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Nahum Tschacbasov
Seated Man Portrait, Large Modernist Oil Painting WPA Artist

$6,000

About

Nahum Tschacbasov was born in Baku, in the southeast of Russia. When he was eight years old, he came to America, where his family settled in Chicago. His career, spanning more than five decades from the 1930’s to the 1980’s, is a kaleidoscope of influences, from modernism to the Byzantine style and expressionism of his Russian roots. Tschacbasov’s paintings of the 1930’s reflect the social and political preoccupations of the times. He received considerable critical attention for his powerful dramatic satirical depiction of social injustice. In the 1940’s he gained wider recognition when his style evolved into a fusion of Cubism and Surrealism. Through the influence of Jung, as well as currents brought to America by the newly arrived group of European Surrealists, he created a powerful personal iconography in which the inner workings of the psyche are revealed as myth and metaphor. His first encounters with modern art are the works of Cezanne, Van Gogh, and Rouault. 1932-33 Tschacbasov moves for a short time to New York City in order to be in a modern art center and then to Paris, where he adopts the name Tschacbasov, an anagram of different family names. He studies with Leopold Gottlieb for eight months, then with Marcel Gromaire, who teaches him pictorial structure, and briefly with Fernand Leger. Working in his studio on the edge of Montmartre and later in the Hotel de Sante in Montparnasse, he produces a large body of work, retaining fifty paintings. After trips to North Africa, Spain, and the Balearic Islands, he travels often from Paris to New York City, where he spends six months painting a series of Depression-inspired pictures after finding that his American business has gone bankrupt in his absence. 1934 In Paris, Galerie Zak exhibits landscapes from his trip to Majorca in the first one-man exhibition of Tschacbasov paintings; Salon de Tuileries also exhibits his work. His savings exhausted, he returns to New York via Tunisia in the midst of the Depression. 1935 Living on Pineapple Street in Brooklyn Heights, Tschacbasov works on the WPA Federal Arts Project, Easel Division, where he meets other artists and becomes politically involved. His works are shown at Galerie Secession with those of Mark Rothko, Adolph Gottlieb, and other modernist and expressionist painters. Tschacbasov, Rothko, Gottlieb, Joseph Solman and others from Galerie Secession form a group called The Ten combining common aims of social consciousness with an expressionist and abstract style. Themes of social injustice are more dominant in Tschacbasov's work than in that of others of The Ten, as he draws on his own childhood experiences of the harsh realities of immigrant life in industrial Chicago. In the summer, a one-man exhibition of his non-objective paintings is held at Galerie Secession, and in December, Montross Gallery in New York City holds the first exhibition of The Ten, including two works by Tschacbasov, "Handout" and "Three Graces." 1936 In January, an exhibition of The Ten is held at Municipal Art Galleries in New York City, and later in the fall an exhibition, also of The Ten, is held at Galerie Bonaparte in Paris. 1936-38 Among the paintings exhibited in the "Annual Exhibition of Contemporary American Painting" at the Whitney Museum of American Art are Tschacbasov's "Deportation", "Clinic", "Friday Night", "Harbor Sunset", and "The Matriarch". 1936-37 Tschacbasov is appointed business manager of Art Front Magazine, a publication associated with the Artists' Union. His circle of friends at this time include Philip Evergood, Milton Avery, Stuart Davis, David Burliuk, William Gropper, the Soyer brothers, Robert Gwathmey, Marsden Hartley, and Max Weber. Due to cut-backs in WPA funding, he teaches at his 38 West 22nd Street studio and at the American Artists' School. On the faculty are David Burliuk and the Soyer brothers, as well as Elaine de Kooning and other artists with similar aesthetic and social points of view. Personal and artistic crises lead to his entering into Jungian psychoanalysis, which provides new impetus and direction to his painting. Under the influence of analysis, he starts to write portions of a surrealistic autobiography, The Moon is My Uncle. His paintings, "Refugees" and "Friday Night" are shown with works by Avery, Burliuk, and DeHirsh Margules in a group exhibition at Albright Art Gallery in Buffalo, New York. In September, the Berkshire Museum in Pittsfield, Massachusetts focuses on themes of social criticism in an exhibition entitled "The World Today", curated by Elizabeth McCausland, which includes Tschacbasov's, "Little Red School House". 1940 Tschacbasov takes up photography. Photographing the works of friends and other artists, he builds a collection of color slides which serves as a foundation for the American Library Color Slide Company, an archives which continues to be of service in art history education. His painting, "Portrait of Sondra" is exhibited in the "Second Biennial Exhibition of Contemporary American Paintings" with works by the Soyer brothers, John Sloan, and others at the Virginia Museum of Fine Arts in Richmond. 1941 Tschacbasov exhibits at the Pennsylvania Academy of Fine Art in Philadelphia. 1942 Now living at 1 Christopher Street in New York City and painting in his studio at 30 East 14th Street, Tschacbasov participates in "Artists for Victory", an exhibition of contemporary art at the Metropolitan Museum of Art, exhibiting his painting "Deportation". 1943 Tschacbasov's painting style changes from social criticism to themes that are personal and symbolic, leading to a break with the ACA Gallery. He spends part of the year living and working in Oklahoma City, where nature and the landscapes of Oklahoma serve as subjects for his painting. In the 54th Annual Exhibition of American Paintings and Sculpture held at the Art Institute of Chicago, his painting, "Deportation" is exhibited. He re-locates his studio and residence to the Chelsea Hotel, a West 23rd Street haven for artists, where he remains throughout the rest of his life. 1944 Tschacbasov works at Stanley William Hayter's printmaking workshop, Atelier 17, a center for surrealist ideas., the Metropolitan Museum of Art in New York City acquires his painting, "Deportation". A one-man exhibition of his works is held at the Arts and Crafts Club in New Orleans. 1945-46 Children's Holiday Circus of Modern Art, at Museum of Modern Art, December 4, 1945-January 6, 1946. Works sent by Perls Galleries. "The Aquarium," "Little Girls' Wonderland" 1944-48 Tschacbasov has four one-man exhibitions at Perls Gallery in New York City and participates in three group exhibitions. 1945 His painting, "The Admiral" is exhibited at the Art Institute of Chicago. Critic Harriet Loveman chooses his painting, "Sondra and the Solar System" for "The Critics' Choice of Contemporary American Painting" exhibition held at the Cincinnati Art Museum. His painting, "Rabbi in White" is shown in a group exhibition, "American Artists for Israel", at the Jewish Museum. 1983 Tschacbasov participates in a group exhibition entitled "The Expressionist Vision, A Central Theme in New York in the 1940's",Paintings exhibited are "Landscape and Trees", "Flower Port", "The Four Muses", and "The Matriarch". Other artists exhibited include Max Weber, Marsden Hartley, Abraham Rattner, David Burliuk, and Jack Levine. 1984 Tschacbasov dies on February 18 in New York City.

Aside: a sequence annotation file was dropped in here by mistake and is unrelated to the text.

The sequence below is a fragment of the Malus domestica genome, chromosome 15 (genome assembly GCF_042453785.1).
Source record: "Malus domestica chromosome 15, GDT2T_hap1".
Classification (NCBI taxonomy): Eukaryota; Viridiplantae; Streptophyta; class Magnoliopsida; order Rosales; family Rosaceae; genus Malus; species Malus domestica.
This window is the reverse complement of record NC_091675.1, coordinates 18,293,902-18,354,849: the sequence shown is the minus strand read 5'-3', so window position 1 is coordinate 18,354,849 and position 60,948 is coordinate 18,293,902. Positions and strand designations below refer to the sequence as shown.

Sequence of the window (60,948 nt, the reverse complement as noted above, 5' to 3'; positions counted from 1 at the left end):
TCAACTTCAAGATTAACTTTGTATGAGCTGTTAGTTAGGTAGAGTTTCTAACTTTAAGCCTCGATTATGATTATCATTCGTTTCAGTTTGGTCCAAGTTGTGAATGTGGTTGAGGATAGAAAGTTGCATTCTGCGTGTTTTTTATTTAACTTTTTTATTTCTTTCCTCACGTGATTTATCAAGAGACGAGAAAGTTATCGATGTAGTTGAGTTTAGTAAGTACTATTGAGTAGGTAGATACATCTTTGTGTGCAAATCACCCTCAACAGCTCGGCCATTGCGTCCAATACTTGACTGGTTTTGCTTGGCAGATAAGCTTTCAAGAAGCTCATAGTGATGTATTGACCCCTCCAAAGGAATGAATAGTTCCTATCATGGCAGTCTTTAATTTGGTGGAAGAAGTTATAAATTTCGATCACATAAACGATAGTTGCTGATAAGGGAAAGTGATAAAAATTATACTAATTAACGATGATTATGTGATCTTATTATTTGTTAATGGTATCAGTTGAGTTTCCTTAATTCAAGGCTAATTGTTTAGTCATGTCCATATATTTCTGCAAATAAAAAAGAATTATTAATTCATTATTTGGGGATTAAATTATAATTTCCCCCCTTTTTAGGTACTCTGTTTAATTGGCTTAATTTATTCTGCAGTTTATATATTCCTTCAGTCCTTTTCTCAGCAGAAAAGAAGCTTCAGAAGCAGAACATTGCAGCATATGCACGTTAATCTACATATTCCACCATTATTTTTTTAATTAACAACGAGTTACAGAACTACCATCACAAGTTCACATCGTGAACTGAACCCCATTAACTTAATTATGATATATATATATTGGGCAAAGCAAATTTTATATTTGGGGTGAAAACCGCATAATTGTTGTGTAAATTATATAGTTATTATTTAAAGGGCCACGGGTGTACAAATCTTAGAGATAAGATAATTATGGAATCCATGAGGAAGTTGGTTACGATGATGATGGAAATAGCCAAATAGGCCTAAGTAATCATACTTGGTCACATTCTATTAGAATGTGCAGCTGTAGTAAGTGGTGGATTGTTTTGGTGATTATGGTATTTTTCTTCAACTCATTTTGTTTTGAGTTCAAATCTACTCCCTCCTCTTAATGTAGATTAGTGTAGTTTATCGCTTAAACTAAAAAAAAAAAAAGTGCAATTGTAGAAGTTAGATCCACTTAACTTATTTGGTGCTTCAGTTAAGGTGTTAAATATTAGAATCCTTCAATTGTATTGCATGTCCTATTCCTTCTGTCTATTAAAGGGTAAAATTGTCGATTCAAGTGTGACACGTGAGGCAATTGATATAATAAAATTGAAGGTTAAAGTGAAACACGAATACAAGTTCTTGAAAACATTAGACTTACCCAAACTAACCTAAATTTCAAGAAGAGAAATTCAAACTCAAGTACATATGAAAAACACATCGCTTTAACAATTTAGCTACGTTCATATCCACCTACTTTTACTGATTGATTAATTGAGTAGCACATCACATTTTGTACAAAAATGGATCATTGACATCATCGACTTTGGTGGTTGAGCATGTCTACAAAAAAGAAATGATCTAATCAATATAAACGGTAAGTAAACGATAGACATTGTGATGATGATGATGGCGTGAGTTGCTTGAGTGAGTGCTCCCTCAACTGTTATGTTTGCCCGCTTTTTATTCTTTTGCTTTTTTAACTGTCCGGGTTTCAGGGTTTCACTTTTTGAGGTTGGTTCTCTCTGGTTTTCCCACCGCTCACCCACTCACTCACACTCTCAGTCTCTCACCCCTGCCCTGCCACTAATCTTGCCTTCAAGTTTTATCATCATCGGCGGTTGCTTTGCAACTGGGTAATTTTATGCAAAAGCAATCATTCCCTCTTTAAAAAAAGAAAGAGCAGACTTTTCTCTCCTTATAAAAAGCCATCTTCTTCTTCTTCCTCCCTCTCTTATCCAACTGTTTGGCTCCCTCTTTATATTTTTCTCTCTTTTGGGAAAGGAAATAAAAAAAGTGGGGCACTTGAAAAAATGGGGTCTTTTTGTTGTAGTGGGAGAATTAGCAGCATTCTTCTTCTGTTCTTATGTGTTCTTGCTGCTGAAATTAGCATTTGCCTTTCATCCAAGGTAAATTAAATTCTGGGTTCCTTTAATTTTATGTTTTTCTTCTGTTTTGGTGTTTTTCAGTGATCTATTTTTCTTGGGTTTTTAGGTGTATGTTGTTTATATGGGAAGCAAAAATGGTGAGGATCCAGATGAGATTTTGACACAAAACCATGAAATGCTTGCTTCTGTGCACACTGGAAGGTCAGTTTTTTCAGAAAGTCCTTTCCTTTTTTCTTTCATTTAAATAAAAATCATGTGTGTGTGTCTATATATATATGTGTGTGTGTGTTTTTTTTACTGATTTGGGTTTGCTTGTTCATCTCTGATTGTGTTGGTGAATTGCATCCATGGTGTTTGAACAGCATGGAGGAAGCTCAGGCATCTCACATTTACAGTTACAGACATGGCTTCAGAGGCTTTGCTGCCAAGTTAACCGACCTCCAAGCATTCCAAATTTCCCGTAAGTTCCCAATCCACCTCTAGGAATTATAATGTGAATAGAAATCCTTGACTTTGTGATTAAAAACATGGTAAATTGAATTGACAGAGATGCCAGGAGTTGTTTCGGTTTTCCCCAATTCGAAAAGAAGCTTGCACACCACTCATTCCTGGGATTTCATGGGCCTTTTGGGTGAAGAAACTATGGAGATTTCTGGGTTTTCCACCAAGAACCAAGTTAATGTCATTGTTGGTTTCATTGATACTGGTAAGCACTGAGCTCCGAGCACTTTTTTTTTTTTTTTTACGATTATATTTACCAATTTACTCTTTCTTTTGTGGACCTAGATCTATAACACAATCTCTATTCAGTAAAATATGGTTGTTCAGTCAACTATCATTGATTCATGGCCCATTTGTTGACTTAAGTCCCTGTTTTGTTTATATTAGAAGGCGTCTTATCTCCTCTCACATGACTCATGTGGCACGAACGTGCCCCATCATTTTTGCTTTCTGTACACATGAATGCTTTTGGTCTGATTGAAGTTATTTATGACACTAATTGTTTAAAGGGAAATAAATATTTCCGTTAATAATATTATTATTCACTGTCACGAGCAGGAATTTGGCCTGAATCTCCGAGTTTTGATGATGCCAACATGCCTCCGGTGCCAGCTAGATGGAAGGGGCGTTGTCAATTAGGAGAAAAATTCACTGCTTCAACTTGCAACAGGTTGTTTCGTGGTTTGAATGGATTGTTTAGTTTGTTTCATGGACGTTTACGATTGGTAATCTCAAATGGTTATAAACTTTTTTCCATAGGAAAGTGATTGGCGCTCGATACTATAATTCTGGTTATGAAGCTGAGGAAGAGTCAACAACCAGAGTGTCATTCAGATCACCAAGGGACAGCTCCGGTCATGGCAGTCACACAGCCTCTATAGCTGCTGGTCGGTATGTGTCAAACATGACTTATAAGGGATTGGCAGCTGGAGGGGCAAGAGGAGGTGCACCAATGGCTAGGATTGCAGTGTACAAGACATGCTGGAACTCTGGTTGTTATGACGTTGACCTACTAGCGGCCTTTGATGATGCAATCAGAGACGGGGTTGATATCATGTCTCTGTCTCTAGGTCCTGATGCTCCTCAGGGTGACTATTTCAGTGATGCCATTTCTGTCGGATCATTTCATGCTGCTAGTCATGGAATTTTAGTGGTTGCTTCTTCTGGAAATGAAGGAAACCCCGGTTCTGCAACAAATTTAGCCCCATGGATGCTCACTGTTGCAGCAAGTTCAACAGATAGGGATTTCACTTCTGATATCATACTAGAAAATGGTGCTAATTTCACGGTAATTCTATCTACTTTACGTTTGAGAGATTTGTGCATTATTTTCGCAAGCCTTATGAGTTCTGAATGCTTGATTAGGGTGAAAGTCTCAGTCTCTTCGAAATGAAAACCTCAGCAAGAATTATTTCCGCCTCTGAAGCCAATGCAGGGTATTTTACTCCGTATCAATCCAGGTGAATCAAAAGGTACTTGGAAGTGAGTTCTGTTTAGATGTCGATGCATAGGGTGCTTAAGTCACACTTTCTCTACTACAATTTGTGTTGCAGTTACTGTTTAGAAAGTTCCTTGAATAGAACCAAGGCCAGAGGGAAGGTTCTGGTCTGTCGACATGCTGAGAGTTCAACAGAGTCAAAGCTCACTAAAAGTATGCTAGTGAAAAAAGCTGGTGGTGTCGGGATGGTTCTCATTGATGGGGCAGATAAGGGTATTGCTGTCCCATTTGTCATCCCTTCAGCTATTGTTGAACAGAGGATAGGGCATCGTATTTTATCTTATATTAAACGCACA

Details

  • Creator
    Nahum Tschacbasov (1899-1984, American)
  • Dimensions
    Height: 40 in. (101.6 cm)Width: 30 in. (76.2 cm)
  • Medium
  • Movement & Style
  • Period
  • Condition
    minor scratches.
  • Gallery Location
    Bal Harbour, FL
  • Reference Number
    1stDibs: LU382689562

Shipping & Returns

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    Ships From: Bal Harbour, FL